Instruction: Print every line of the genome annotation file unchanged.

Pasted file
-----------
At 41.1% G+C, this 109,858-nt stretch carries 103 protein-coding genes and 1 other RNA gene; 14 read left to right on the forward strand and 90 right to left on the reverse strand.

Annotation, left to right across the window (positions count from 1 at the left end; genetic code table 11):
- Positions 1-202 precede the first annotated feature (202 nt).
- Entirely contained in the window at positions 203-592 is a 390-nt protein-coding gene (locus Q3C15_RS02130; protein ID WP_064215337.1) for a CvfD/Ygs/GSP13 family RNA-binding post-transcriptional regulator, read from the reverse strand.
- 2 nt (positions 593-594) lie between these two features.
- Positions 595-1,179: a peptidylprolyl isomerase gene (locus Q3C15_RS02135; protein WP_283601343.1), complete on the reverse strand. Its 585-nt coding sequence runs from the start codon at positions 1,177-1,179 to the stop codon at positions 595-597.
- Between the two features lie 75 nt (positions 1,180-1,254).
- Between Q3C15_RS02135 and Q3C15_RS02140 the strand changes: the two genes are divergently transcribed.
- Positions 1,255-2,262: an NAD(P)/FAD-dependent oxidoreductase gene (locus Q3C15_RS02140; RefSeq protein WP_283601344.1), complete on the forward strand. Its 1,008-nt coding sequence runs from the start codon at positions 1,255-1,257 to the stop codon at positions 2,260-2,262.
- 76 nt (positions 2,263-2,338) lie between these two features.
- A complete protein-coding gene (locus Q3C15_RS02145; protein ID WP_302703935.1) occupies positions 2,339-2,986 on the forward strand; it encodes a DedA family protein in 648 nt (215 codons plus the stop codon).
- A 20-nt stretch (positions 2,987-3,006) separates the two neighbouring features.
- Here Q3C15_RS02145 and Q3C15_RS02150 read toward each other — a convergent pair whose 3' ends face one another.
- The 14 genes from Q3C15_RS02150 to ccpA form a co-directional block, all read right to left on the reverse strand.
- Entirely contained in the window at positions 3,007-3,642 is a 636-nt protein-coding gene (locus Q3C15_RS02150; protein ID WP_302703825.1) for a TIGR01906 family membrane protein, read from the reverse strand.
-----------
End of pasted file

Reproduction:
At 41.1% G+C, this 109,858-nt stretch carries 103 protein-coding genes and 1 other RNA gene; 14 read left to right on the forward strand and 90 right to left on the reverse strand.

Annotation, left to right across the window (positions count from 1 at the left end; genetic code table 11):
- Positions 1-202 precede the first annotated feature (202 nt).
- Entirely contained in the window at positions 203-592 is a 390-nt protein-coding gene (locus Q3C15_RS02130; protein ID WP_064215337.1) for a CvfD/Ygs/GSP13 family RNA-binding post-transcriptional regulator, read from the reverse strand.
- 2 nt (positions 593-594) lie between these two features.
- Positions 595-1,179: a peptidylprolyl isomerase gene (locus Q3C15_RS02135; protein WP_283601343.1), complete on the reverse strand. Its 585-nt coding sequence runs from the start codon at positions 1,177-1,179 to the stop codon at positions 595-597.
- Between the two features lie 75 nt (positions 1,180-1,254).
- Between Q3C15_RS02135 and Q3C15_RS02140 the strand changes: the two genes are divergently transcribed.
- Positions 1,255-2,262: an NAD(P)/FAD-dependent oxidoreductase gene (locus Q3C15_RS02140; RefSeq protein WP_283601344.1), complete on the forward strand. Its 1,008-nt coding sequence runs from the start codon at positions 1,255-1,257 to the stop codon at positions 2,260-2,262.
- 76 nt (positions 2,263-2,338) lie between these two features.
- A complete protein-coding gene (locus Q3C15_RS02145; protein ID WP_302703935.1) occupies positions 2,339-2,986 on the forward strand; it encodes a DedA family protein in 648 nt (215 codons plus the stop codon).
- A 20-nt stretch (positions 2,987-3,006) separates the two neighbouring features.
- Here Q3C15_RS02145 and Q3C15_RS02150 read toward each other — a convergent pair whose 3' ends face one another.
- The 14 genes from Q3C15_RS02150 to ccpA form a co-directional block, all read right to left on the reverse strand.
- Entirely contained in the window at positions 3,007-3,642 is a 636-nt protein-coding gene (locus Q3C15_RS02150; protein ID WP_302703825.1) for a TIGR01906 family membrane protein, read from the reverse strand.